When you ask for a list of books set in Vienna, Graham Green’s The Third Man will likely be the first one people suggest. Granted, Green’s screenplay, and subsequent film, remain essential to cinema history, The Third Man doesn’t officially qualify as a novel (it’s officially considered a novella.) But, don’t despair, there’s a lengthy list of novels that tap into the bewitching allure of this city by dropping their characters onto our cobblestoned streets.
Djuna Barnes’ seminal novel Nightwood opens with a tour around the Prater and touches on questions that, despite its 1936 publication date, are still exceptionally relevant — especially to any expatriate. Although the characters end up spending most of the pages in Modernist Paris, the city of Vienna stamps the novel from the start and remains as an unspoken backdrop to the the struggles of Guido who is deeply invested (but not at all) in ancestry and heritage. If you want a title that is going to push the liminal boundaries of gender, sexuality and class, Nightwood is for you.
Most of the titles that Joseph Roth set in Vienna have been translated into English and are well worth reading — this author was not only prolific, but deeply capable. The Emperor’s Tomb is a particularly evocative creation that uses the personal narrative of the main character to explore the large implications of post-World War I Europe.
City of Ghosts, the debut novel by Shawn Kobb, is set in modern day Vienna and follows the mystery of an American university student who finds himself providing a false murder alibi for a fellow student. If you’re an armchair detective, you’ll want to get your hands on City of Ghosts.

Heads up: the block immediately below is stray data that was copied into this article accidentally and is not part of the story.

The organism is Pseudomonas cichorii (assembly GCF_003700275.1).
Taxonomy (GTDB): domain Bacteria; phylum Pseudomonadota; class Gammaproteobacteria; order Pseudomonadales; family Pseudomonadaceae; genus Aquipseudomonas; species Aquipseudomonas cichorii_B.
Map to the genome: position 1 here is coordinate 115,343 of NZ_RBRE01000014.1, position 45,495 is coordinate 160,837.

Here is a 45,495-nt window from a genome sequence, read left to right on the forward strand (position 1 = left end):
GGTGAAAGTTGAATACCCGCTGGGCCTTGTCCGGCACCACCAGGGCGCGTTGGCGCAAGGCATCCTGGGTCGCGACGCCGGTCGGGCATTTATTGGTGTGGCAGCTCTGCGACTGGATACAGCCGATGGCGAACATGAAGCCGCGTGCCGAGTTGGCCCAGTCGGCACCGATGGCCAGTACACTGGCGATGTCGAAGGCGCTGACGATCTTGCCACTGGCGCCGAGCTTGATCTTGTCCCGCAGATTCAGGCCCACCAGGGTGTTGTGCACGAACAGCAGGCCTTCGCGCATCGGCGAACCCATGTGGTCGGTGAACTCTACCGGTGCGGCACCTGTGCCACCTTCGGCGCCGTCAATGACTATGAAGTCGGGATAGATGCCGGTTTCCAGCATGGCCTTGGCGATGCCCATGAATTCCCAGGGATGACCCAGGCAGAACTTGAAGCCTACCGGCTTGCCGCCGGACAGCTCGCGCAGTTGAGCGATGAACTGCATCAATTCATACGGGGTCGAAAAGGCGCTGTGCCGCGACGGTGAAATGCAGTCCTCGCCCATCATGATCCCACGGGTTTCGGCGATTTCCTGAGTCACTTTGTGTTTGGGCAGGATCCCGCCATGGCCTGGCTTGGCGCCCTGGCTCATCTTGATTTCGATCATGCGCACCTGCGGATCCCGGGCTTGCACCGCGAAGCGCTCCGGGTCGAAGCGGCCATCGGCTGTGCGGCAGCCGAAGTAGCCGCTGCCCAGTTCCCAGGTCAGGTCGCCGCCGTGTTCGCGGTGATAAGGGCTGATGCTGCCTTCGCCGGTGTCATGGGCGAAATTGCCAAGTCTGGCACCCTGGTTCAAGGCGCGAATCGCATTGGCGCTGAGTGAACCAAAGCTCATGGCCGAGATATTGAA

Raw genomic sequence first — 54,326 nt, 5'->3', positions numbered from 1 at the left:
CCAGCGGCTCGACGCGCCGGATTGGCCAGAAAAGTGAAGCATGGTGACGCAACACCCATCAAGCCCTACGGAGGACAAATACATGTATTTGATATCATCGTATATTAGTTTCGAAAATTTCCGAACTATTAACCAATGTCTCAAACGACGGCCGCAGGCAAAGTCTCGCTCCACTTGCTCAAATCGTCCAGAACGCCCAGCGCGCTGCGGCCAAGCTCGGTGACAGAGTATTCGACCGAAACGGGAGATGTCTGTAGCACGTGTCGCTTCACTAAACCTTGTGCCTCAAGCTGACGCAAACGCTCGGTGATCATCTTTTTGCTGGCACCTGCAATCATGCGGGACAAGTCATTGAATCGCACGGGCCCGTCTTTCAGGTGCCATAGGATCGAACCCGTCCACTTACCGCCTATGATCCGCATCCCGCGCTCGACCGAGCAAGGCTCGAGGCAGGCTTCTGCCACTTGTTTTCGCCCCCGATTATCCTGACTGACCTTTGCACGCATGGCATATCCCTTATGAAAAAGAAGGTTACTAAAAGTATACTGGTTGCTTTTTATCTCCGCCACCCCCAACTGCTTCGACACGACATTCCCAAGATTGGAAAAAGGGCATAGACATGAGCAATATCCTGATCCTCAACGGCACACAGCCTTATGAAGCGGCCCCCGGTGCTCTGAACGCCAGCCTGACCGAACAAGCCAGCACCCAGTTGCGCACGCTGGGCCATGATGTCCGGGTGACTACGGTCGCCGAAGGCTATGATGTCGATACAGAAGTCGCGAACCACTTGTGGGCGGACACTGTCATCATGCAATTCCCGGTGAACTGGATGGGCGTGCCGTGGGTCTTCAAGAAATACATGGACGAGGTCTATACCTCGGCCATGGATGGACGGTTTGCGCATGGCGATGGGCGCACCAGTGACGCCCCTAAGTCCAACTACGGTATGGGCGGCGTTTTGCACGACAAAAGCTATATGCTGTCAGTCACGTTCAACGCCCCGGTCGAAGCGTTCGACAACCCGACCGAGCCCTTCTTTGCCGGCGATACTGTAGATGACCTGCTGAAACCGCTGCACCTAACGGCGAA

The Devil’s Lieutenant by Maria Fagyas is a page-turner of a mystery that is made up of equal parts scandal and romance. Although this book wouldn’t satisfy the urges of readers dedicated to high-brow “Literature” it’s worth it for the fast-paced read.
Turned into a critically acclaimed filmed, The Piano Teacher, by the Austrian Nobel laureate Elfriede Jelinek, explores the life of a teacher from the Vienna Conservatory. The story line leads the reader through the complexities of a turbulent mother-daughter relationship, Turkish peep-shows and sadomasochism. Set in contemporary Vienna, this book grabs a reader’s full attention with its unflinching dedication to realism.
Like The Third Man, Shakepeare’s play Measure for Measure fails to qualify as a novel, but is worth an honourable mention for its imagined depiction of the city (everyone is fairly certain that The Bard never quite made it to Vienna to do much primary research).
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